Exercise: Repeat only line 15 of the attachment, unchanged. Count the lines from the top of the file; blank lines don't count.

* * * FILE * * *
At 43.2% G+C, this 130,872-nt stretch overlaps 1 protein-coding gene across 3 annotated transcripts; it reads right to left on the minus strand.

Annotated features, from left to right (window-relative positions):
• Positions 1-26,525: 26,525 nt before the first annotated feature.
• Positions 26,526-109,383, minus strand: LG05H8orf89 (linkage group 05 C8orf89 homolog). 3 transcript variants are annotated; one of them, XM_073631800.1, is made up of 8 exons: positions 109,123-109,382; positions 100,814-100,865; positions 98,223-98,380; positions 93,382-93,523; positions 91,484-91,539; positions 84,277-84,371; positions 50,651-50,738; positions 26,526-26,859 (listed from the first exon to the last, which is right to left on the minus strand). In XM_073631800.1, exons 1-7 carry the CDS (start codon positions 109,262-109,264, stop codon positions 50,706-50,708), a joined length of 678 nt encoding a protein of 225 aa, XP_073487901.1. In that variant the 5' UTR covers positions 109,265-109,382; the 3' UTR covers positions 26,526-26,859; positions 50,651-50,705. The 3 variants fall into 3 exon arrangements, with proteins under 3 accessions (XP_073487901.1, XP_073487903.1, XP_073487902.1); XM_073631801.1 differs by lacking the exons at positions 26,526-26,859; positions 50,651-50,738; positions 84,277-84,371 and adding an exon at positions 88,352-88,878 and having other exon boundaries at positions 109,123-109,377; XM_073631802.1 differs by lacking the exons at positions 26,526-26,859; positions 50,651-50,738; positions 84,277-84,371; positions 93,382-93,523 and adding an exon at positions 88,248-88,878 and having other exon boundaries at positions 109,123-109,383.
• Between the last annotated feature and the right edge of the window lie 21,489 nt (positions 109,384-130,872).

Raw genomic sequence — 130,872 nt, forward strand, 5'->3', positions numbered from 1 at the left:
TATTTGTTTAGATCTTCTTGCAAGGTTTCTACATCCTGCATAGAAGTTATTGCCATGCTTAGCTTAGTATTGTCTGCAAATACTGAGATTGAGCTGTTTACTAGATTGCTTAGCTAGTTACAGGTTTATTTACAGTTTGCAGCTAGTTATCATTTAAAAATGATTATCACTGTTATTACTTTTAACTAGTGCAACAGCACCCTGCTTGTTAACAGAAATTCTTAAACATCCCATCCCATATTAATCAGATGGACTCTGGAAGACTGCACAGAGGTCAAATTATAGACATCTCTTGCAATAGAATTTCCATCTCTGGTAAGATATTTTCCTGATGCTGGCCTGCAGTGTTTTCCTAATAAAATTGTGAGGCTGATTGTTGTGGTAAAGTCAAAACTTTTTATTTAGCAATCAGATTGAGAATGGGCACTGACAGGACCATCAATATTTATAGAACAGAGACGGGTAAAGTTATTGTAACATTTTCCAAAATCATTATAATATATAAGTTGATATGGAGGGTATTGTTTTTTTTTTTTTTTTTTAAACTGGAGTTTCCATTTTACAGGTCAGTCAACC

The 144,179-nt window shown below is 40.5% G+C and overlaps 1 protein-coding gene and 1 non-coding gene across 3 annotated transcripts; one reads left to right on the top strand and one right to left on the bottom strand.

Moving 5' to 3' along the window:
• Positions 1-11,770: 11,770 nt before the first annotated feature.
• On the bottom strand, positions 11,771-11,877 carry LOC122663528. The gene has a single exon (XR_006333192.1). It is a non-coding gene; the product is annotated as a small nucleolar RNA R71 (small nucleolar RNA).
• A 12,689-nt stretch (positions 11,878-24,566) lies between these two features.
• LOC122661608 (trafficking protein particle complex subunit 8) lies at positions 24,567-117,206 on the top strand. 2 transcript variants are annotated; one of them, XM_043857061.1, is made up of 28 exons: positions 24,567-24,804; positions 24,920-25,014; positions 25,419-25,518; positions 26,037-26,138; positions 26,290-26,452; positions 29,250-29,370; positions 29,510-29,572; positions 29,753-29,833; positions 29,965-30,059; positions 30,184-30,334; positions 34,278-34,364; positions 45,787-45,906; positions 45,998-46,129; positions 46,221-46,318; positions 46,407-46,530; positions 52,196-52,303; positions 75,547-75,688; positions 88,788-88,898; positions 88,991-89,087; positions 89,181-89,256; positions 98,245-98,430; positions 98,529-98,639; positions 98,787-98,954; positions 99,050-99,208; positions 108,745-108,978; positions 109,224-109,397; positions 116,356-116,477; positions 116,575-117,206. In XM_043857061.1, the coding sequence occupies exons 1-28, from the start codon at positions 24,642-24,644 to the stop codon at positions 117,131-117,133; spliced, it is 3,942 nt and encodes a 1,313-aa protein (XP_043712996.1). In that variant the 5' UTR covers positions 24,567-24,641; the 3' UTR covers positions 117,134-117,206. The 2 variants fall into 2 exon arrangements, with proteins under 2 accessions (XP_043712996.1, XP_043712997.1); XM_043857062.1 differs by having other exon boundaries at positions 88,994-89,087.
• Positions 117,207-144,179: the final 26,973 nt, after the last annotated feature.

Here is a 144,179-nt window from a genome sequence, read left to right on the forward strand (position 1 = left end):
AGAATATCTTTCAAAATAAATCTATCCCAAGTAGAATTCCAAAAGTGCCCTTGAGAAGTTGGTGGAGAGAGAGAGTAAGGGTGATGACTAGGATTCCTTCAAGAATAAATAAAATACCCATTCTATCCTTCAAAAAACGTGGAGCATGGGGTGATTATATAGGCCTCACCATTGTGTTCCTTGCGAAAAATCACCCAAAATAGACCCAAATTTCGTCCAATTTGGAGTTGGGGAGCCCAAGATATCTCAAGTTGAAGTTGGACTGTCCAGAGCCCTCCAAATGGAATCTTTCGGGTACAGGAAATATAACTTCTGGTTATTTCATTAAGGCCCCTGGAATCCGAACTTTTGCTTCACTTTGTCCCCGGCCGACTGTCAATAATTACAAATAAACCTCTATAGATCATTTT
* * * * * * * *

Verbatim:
Here is a 144,179-nt window from a genome sequence, read left to right on the forward strand (position 1 = left end):